China travel guide


Shanghai Travel Guide

Shanghai History

Shanghai was founded in the 10th century and began as a fishing village in the 11th century which almost literally overnight became a great metropolis.

During 11th century, Shanghai was a city small with around of 12,000 households. That year, nevertheless Kaifeng was conquered and several refugees came to Shanghai, and the town grew to 250,000 inhabitants.

The surrounding area of Shanghai became one of richest regions of China in the 13th century, when it became a manufacturing center and a cotton production. However, the following autocratic government of the Ming dynasty imposed tight trade restrictions. Also during 16th century, to guard against Chinese Wokou and Japanese, the trade was forbidden.

Shanghai History
When Shanghai was pillaged by pirates, the Ming government evacuated the entire coastal population to the interior. A city wall was built in 1553, which was the start of the city of Shanghai, and to protect the town.

Shanghai reached an economic peak in the early 19th century. During the Qianlong era of the Qing Dynasty, the city of Shanghai became an important regional port for the Huangpu and Yangtze rivers.

Early conflicts: The importance of Shanghai grew radically and it also became a major seaport for the nearby Zhejiang and Jiangsu provinces, although overseas commerce was still forbidden at that time.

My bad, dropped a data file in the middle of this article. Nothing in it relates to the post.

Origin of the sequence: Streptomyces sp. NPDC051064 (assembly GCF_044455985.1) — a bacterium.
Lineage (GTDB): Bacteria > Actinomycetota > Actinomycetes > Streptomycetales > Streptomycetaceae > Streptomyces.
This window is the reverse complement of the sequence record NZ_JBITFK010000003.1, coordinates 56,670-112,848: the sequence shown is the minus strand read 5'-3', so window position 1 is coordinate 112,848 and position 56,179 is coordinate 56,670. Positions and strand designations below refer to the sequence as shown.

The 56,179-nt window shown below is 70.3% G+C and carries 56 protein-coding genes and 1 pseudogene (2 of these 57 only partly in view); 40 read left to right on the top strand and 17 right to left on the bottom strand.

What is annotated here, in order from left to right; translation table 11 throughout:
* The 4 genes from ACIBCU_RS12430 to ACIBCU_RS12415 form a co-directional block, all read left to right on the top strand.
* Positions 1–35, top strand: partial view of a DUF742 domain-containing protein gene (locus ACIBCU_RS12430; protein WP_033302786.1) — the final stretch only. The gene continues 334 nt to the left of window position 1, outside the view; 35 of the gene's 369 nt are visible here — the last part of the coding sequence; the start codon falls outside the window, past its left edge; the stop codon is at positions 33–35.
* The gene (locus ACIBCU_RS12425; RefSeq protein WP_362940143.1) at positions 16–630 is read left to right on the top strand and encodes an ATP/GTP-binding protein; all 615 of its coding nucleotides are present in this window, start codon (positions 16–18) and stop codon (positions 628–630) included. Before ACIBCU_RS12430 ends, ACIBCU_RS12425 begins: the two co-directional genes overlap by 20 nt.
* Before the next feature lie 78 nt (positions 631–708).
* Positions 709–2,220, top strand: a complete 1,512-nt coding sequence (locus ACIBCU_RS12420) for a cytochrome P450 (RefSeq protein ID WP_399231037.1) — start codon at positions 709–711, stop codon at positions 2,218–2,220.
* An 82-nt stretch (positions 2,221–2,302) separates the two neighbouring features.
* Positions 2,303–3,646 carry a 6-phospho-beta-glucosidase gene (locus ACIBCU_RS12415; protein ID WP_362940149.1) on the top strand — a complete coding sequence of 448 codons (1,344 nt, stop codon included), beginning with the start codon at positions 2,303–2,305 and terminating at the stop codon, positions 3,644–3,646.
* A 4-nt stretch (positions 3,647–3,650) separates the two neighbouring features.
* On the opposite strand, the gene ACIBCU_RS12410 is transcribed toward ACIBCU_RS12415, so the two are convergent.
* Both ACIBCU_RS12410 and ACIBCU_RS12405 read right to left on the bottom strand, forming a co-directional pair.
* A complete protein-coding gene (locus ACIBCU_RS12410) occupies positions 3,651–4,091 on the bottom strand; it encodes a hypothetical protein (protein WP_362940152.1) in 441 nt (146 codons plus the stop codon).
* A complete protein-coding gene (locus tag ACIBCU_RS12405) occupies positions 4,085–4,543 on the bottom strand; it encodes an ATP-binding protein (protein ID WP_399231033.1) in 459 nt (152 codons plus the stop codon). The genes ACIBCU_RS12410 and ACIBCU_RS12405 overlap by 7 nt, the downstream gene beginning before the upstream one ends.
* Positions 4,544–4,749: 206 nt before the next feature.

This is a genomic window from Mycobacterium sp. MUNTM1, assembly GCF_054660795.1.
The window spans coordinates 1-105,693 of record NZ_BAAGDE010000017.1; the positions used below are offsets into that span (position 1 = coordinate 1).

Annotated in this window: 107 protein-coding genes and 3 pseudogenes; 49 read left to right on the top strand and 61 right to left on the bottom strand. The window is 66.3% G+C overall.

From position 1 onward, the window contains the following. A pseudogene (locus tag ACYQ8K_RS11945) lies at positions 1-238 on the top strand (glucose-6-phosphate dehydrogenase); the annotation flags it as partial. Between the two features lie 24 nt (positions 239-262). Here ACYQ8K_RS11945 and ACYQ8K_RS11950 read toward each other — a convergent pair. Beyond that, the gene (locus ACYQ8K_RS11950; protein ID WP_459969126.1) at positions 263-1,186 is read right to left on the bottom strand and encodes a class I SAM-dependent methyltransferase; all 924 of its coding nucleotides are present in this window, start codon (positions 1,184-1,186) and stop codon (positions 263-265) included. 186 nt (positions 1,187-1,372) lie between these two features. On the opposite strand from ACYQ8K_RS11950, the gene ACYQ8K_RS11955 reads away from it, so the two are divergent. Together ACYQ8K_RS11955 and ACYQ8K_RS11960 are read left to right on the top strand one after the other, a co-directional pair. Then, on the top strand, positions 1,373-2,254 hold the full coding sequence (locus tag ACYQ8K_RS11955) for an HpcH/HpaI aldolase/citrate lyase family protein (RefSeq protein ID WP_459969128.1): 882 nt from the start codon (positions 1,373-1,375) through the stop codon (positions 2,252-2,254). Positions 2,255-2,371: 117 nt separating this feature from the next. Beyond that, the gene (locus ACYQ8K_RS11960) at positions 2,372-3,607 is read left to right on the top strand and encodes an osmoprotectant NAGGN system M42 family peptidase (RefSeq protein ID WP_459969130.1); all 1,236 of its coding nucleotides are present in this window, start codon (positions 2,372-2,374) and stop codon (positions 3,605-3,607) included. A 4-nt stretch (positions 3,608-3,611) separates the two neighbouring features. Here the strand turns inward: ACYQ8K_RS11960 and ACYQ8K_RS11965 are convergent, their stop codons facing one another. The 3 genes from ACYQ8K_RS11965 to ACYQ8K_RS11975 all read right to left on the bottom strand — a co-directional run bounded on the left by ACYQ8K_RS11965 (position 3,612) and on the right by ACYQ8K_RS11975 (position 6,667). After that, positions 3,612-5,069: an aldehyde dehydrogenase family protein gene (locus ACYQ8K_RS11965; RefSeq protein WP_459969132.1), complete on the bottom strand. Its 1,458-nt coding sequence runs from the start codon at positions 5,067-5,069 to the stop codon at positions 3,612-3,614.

In the 19th century began the first Opium war, British forces temporarily held the city of Shanghai. The war ended with the 1842 Treaty of Nanjing, which saw the treaty ports, Shanghai enclosed, opened for international trade.

The Taiping Rebellion broke out in 1850 and during 1853 Shanghai was invaded by one triad offshoot of the rebels known as the small Swords society.

During this period of almost constant fighting between the rebels and Imperialists the foreign settlement remained neutral and, except for occasional and irregular violations, maintained territorial integrity.

Shanghai Grand: During this period, the city of Shanghai was known as "The Paris of the East, the New York of the West".

During 1927, Shanghai was made a special town. The financial power and industrial of the city increased, because the merchants were in control of the town, while the rest of China was separated among warlords.

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